in India has its origin as carry as the Vedic period. It is believed that the
transition from money lending to banking must have occurred even before Manu,
the great Hindu jurist, who has devoted a section of his work to deposits and
advances and laid down rules relating to the interest. During the mogal period,
the indigenous bankers played a very important role in lending money and
financing foreign trade and commerce. During the days of East India Company, it
was to turn of the agency houses top carry on the banking business. The general
bank of India was the first joint stock bank to be established in the year
1786.The others which followed were the Bank of Hindustan and the Bengal Bank.
The Bank of Hindustan is reported to have continued till 1906, while the other
two failed in the meantime. In the first half of the 19th Century
the East India Company established three banks; The Bank of Bengal in 1809, The
Bank of Bombay in 1840 and The Bank of Madras in 1843.These three banks also
known as presidency banks and were independent units and functioned well. These
three banks were amalgamated in 1920 and The Imperial Bank of India was
established on the 27th Jan 1921, with the passing of the SBI Act in
1955, the undertaking of The Imperial Bank of India was taken over by the newly
constituted SBI. The Reserve Bank which is the Central Bank was created in 1935
by passing of RBI Act 1934, in the wake of swadeshi movement, a number of banks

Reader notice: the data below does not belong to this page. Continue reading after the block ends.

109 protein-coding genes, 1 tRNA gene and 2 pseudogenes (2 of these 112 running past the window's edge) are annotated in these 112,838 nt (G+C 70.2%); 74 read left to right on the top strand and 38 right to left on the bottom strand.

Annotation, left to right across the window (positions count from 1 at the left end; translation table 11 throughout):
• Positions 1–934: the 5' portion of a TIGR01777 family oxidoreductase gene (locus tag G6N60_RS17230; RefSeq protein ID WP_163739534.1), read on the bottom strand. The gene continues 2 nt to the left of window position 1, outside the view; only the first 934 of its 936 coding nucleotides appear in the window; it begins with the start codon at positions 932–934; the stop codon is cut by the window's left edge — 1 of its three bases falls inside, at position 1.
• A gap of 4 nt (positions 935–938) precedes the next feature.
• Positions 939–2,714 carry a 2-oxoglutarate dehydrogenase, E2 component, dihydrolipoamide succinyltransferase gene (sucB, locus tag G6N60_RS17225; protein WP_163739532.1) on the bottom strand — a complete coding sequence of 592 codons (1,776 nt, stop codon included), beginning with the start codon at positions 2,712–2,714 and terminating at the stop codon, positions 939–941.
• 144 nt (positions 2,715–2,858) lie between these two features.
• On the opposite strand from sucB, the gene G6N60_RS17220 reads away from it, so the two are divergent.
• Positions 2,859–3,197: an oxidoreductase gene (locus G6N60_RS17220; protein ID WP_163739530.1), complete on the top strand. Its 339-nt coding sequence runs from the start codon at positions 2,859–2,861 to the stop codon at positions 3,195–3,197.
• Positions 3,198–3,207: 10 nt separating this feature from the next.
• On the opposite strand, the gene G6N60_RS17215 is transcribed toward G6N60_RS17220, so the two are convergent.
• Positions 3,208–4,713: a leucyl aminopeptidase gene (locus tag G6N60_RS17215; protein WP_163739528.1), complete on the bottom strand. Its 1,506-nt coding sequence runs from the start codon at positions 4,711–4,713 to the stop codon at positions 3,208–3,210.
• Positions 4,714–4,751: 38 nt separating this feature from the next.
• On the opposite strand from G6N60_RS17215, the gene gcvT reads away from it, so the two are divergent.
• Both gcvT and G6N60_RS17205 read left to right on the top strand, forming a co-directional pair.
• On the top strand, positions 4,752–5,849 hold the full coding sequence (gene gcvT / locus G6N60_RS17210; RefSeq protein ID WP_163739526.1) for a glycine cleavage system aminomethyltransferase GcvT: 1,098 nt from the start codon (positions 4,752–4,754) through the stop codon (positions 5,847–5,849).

with Indian Management were established in the country namely Punjab National
Bank Ltd, Bank of India Ltd, Canara Bank Ltd, Indian Bank Ltd, The Bank of
Baroda Ltd, The Central Bank of India Ltd .On July 19th 1969, 14
Major Banks of the country were nationalized and in 15th April 1980
six more commercial private sector banks were also taken over by the
government. The Indian Banking industry, which is governed by the Banking
Regulation Act of India 1949, can be broadly classified into two major
categories, non-scheduled banks and scheduled banks. Scheduled Banks comprise
commercial banks and the co-operative banks.
first phase of financial reforms
resulted in the nationalization of 14 major banks in 1969 and resulted in a
shift from class banking to mass banking. This in turn resulted in the
significant growth in the geographical coverage of banks. Every bank had to
earmark a min percentage of their loan portfolio to sectors identified as
“priority sectors” the manufacturing sector also grew during the 1970’s in
protected environments and the banking sector was a critical source. The next
wave of reforms saw the nationalization of 6 more commercial banks in 1980
since then the number of scheduled commercial banks increased four- fold and
the number of bank branches increased to eight fold.
the second phase of financial sector
reforms and liberalization of the sector in the early nineties. The PSB’s found
it extremely difficult to complete with the new private sector banks and the foreign
banks. The new private sector first made their appearance after the guidelines
permitting them were issued in January 1993.
Indian Banking System:
in our country is already witnessing the sea changes as the banking sector
seeks new technology and its applications. The best port is that the benefits
are beginning to reach the masses. Earlier this domain was the preserve of very
few organizations. Foreign banks with heavy investments in technology started
giving some “Out of the world” customer services. But, such services were
available only to selected few- the very large account holders. Then came the
liberalization and with it a multitude of private banks, a large segment of the
urban population now requires minimal time and space for its banking needs.
teller machines or popularly known as ATM are the three alphabets that have
changed the concept of banking like nothing before. Instead of tellers handling